A graduate of Delaware University’s Organic Farming Certificate Program, in partnership with Rodale Institute, is connecting the past, present and future generations one seed at a time. Jessika Greendeer, an Americorp Vista Worker, is changing the lives of fellow members of the Ho Chunk Nation by teaching them how to grow their own food and dispelling the myth of needing a large farm to do so. Her accomplishments, thus far, trace back to the valuable knowledge and experiences she acquired during her participation in the Organic Farming Certificate Program.
Greendeer’s initial inspiration for learning more about organic agriculture stems from attending Rodale Institute’s Annual Field Day a few years ago. She was so impressed with all of the research projects on the farm such as the Farming Systems Trial, America’s longest side-by-side comparison of organic and chemical agriculture. Rodale Institute’s mission to improve the health and wellbeing of people and the planet through organic leadership was also the key message that spoke to Greendeer that day.
Jessika Greendeer pictured with sister, Kristen Greendeer, also a graduate of Delaware University’s Organic Farming Certificate Program.
This led her to inquiring about the educational programs offered at Rodale Institute. With a desire to learn and become self-sufficient, she decided to apply to the Organic Farming Certificate Program. As an Army veteran, Jessika used her GI Bill to participate in the one-year certificate program in conjunction with Delaware Valley University and Rodale Institute. In the program, students study organic agriculture in both the classroom setting and on the farm.
Just a couple weeks after attending Rodale Institute’s Field Day, she found herself driving a moving truck from Wisconsin into Pennsylvania to begin a new chapter of her life.
“Participating in this program had a huge impact on my life,” said Greendeer. “The largest takeaway was that with all of the knowledge learned, I found that everything was uniquely tied together showing that one aspect of farming relies on another.”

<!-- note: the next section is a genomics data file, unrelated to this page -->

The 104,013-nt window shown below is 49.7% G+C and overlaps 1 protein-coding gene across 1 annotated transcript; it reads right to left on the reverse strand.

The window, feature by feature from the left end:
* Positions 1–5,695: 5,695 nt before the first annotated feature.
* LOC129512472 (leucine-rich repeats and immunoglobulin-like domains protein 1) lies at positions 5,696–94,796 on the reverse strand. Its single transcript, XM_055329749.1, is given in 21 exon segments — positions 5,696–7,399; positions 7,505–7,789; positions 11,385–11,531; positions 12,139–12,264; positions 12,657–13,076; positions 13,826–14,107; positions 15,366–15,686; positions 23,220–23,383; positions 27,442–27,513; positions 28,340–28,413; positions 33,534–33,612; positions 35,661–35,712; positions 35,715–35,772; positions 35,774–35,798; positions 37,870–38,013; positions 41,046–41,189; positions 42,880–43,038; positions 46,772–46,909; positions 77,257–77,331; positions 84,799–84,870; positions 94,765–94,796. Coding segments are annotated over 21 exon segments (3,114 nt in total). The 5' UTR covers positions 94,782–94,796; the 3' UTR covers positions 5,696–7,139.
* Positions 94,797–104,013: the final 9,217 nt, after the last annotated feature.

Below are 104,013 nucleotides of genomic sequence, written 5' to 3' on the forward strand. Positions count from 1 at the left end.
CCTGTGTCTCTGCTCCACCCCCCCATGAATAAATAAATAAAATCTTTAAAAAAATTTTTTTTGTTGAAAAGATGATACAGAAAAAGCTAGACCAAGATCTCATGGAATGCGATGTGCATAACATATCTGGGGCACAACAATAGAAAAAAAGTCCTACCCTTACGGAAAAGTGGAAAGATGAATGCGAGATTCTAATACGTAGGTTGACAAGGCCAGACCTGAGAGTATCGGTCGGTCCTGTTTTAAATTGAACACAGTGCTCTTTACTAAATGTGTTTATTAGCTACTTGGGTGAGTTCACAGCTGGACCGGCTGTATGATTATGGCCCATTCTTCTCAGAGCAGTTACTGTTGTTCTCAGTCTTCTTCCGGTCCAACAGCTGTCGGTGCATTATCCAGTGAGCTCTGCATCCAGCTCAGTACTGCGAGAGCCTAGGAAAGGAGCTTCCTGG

Upon completing the program, Greendeer returned home to Wisconsin with newfound skills and a changed perspective on the role of farming in her life.
“Nobody cares if I live off the grid or if I own my own homestead or if I grow and raise my own food. I really needed to take a step back and look at the entire big picture. How was what I was doing going to better serve mankind?” said Greendeer.
A few days after being reunited with her Ho Chunk family, Greendeer made a discovery that would lead her to the answer she had been looking for. She found mason jars and tin cans of seeds from previous generations that her late father had saved.
“I tried to get smart on seed saving as quickly as I possibly could,” said Greendeer. “But the more I learned about seed saving, the further I got away from actually planting seeds. I needed to find a place to grow seeds.”
Greendeer was eager to get her hands in the soil again and plant the seeds her late father left for her.
“After we started growing my father’s seeds, word spread and then I started getting seeds from other families. They had either stopped growing or had no place to grow them,” said Greendeer.
People have brought her coffee cans, mason jars, and tin cans filled with seeds that family members had saved years before. With seeds full of history flowing into her home, Greendeer was inspired to start the Village Corn Program and work in the community gardens for the Ho Chunk Nation.
Through the Village Corn Program, Greendeer is working to reconnect fellow members of the Ho Chunk Nation with their tribes own varieties of corn. Greendeer has implemented seed saving as a major part of her program. Each village stewards one variety of corn and will continue to grow a variety every year as a community.
“We are trying to reconnect the current generations back to what previous generations did,” said Greendeer. “The main goal is for each village to adopt a variety of corn and collectively they’ll all grow that same corn to prevent cross pollination with other varieties,” said Greendeer.